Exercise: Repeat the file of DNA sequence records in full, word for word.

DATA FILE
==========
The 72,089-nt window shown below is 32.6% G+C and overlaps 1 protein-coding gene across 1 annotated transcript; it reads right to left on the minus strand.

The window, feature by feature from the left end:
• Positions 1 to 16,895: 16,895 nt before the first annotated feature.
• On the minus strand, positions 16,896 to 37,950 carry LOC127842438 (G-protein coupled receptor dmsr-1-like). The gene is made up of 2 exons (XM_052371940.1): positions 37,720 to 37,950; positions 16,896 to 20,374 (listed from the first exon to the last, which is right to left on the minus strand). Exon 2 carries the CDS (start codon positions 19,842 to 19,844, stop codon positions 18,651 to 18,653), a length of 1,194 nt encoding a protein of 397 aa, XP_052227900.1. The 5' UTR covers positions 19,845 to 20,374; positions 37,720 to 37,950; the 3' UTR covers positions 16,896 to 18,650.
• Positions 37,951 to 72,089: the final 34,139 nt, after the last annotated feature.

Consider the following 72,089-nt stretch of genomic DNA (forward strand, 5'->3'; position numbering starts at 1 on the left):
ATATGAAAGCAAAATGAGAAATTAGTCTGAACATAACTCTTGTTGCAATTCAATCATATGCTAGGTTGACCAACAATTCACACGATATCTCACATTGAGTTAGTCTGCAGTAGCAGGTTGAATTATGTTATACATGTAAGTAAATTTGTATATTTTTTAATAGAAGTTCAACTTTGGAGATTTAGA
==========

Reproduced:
The 72,089-nt window shown below is 32.6% G+C and overlaps 1 protein-coding gene across 1 annotated transcript; it reads right to left on the minus strand.

The window, feature by feature from the left end:
• Positions 1 to 16,895: 16,895 nt before the first annotated feature.
• On the minus strand, positions 16,896 to 37,950 carry LOC127842438 (G-protein coupled receptor dmsr-1-like). The gene is made up of 2 exons (XM_052371940.1): positions 37,720 to 37,950; positions 16,896 to 20,374 (listed from the first exon to the last, which is right to left on the minus strand). Exon 2 carries the CDS (start codon positions 19,842 to 19,844, stop codon positions 18,651 to 18,653), a length of 1,194 nt encoding a protein of 397 aa, XP_052227900.1. The 5' UTR covers positions 19,845 to 20,374; positions 37,720 to 37,950; the 3' UTR covers positions 16,896 to 18,650.
• Positions 37,951 to 72,089: the final 34,139 nt, after the last annotated feature.

Consider the following 72,089-nt stretch of genomic DNA (forward strand, 5'->3'; position numbering starts at 1 on the left):
ATATGAAAGCAAAATGAGAAATTAGTCTGAACATAACTCTTGTTGCAATTCAATCATATGCTAGGTTGACCAACAATTCACACGATATCTCACATTGAGTTAGTCTGCAGTAGCAGGTTGAATTATGTTATACATGTAAGTAAATTTGTATATTTTTTAATAGAAGTTCAACTTTGGAGATTTAGA